By LIBBY CATHEY, ABC News
(WASHINGTON) — Under growing pressure to expand a national testing strategy seen as key to reopening the economy, President Donald Trump unveiled a plan on Monday to ramp up the federal government’s help to states — but some public health experts are already saying it falls short.
“Testing is not going to be a problem at all,” Trump said confidently as the government response task force announced the new guidelines, seven weeks after the president said that anyone who needed a test for the coronavirus could get one.
The Trump administration’s new testing plan comes in two documents — a blueprint and overview — and leaves the responsibility on states to develop their own plans and rapid-response programs, describing the federal government as the “supplier of last resort.”
It largely summarizes steps the administration had already taken, retroactively providing an argument for the White House’s decision to push most of the responsibility for scaling up and conducting testing to the states.
Governors and lawmakers, meanwhile, have pressed for a more robust testing plan from the federal government for the last month, insisting that widespread testing be in place before ending the stay-at-home orders that have shut down much of the country. Labs also continue to report problems with the current supply chain.
Democratic Sen. Patty Murray of the hard-hit Washington State said the blueprint “does nothing new” and “will accomplish nothing new” in a statement late Monday, stressing that it lacks the specificity and details, she says, states need.
In another push to return to life before the pandemic, Trump on Monday also said governors should consider opening up their school systems as well as businesses, saying he thought it would be a “good thing.”
It comes as the Trump administration revisits its communications strategy — with the president expected to make fewer, shorter appearances at task force briefings and to focus on the economy as opposed to health aspects of the pandemic.
Here are the latest developments in the government response:
Giroir says testing 2% of population per month “a minimum floor,” though responsibility is still on states
Assistant Secretary for Health Adm. Brett Giroir, who oversees testing for the coronavirus task force, addressed criticism that White House guidelines for testing are insufficient to reopen the economy, saying the federal government’s initiative to make sure the states have the ability to test 2% of their populations each month “really is sort of a minimum floor.”
“There are many states that want to do 4%, 6%, 8% every month. We have the supply chains figured out,” Giroir said on ABC’s Good Morning America.
Addressing studies that say more testing than that is required, like Harvard University roadmap estimating the U.S. needs to be conducting five million tests per day by early June, Giroir said, “We don’t believe those estimates are really accurate, nor are they reasonable in our society.”
President Trump did not mention monthly percentages of state populations during his news conference Monday, and is it not in the written material issued by the White House. Instead, Trump said Monday said the U.S. would “double” the number of tests it had been doing and repeated the assertion that the states were getting what they needed.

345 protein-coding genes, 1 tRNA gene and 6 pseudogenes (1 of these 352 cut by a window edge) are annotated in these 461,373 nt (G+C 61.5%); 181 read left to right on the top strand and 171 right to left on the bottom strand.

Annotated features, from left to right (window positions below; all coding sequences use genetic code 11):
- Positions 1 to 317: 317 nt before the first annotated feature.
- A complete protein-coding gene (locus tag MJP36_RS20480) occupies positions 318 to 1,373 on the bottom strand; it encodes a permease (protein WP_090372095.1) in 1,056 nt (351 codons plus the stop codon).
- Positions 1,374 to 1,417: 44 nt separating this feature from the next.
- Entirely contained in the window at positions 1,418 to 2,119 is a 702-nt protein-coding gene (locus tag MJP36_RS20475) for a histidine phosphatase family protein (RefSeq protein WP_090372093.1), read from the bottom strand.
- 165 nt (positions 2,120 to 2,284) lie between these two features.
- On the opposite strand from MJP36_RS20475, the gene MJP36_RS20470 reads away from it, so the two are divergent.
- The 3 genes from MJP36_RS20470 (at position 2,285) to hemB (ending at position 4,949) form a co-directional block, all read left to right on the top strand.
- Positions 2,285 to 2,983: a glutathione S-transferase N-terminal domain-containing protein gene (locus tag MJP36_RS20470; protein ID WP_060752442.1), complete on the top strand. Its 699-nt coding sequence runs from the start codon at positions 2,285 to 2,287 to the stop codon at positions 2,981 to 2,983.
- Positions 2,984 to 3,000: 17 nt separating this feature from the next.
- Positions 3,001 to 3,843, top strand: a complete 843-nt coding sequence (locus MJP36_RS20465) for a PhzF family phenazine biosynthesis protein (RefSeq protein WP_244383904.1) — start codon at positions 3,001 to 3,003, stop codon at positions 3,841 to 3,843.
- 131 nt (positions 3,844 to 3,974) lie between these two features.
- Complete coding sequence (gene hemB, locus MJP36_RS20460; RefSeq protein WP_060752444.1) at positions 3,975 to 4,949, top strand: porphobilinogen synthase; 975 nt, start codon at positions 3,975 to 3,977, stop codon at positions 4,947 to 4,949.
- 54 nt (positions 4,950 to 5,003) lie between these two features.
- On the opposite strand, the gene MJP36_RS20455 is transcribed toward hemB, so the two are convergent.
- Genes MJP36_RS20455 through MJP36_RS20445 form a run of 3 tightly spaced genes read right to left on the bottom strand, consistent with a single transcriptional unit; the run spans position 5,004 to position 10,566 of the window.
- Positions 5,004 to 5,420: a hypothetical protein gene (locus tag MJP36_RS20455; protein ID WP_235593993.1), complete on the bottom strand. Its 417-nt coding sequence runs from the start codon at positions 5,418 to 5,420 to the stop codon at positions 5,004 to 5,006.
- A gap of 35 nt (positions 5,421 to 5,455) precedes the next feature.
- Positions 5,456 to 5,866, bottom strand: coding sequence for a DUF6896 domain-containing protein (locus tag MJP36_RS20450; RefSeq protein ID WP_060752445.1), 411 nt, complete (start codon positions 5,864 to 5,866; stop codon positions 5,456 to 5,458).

Giroir also responded to former New Jersey governor an ABC News Contributor Chris Christie’s assertion that President Trump needs to use the Defense Production Act to ramp up testing, saying, “For most circumstances the DPA is not necessary because there’s maximum production. All the industries are working together.”
“On the supply chain related to testing, there will be a DPA action today, but it’s not one of the forceful DPA actions but a hand up, an investment in American industry that will greatly expand the testing we need,” he added.
Mnuchin: Treasury and Small Business Administration to audit every Paycheck Protection Program loan over $2M for borrower ‘criminal liability’
Treasury Secretary Steve Mnuchin gave a preview of an upcoming announcement from the Treasury Department and Small Business Administration that they will audit every Paycheck Protection Program loan over $2 million. Mnuchin placed the blame squarely on the borrowers, not the banks, for knowingly taking huge loans, even though they had other cash assets on hand.
“It’s the borrowers who have criminal liability if they made this certification and it’s not true, and as I said, we’re going to do a full audit of every loan over $2 million. This was a program designed for small businesses, it was not a program that was designed for public company that had liquidity,” Mnuchin told CNBC Tuesday morning.
According to Treasury rules, larger companies that the program was not designed for have two weeks to return their loans or they will face financial liability.
“I’m going to be putting out an announcement this morning that for any loan over $2 million the SBA will be doing a full review of that loan before there is loan forgiveness so we’ll make sure that the intent for taxpayers is fulfilled,” Mnuchin added.
He also called out the Los Angeles Lakers for taking a loan but said he was glad they returned it.
“I never thought in a million years the Los Angeles Lakers would have taken a $4.6 million loan that’s outrageous. I’m glad they returned it or they would have had liability.”
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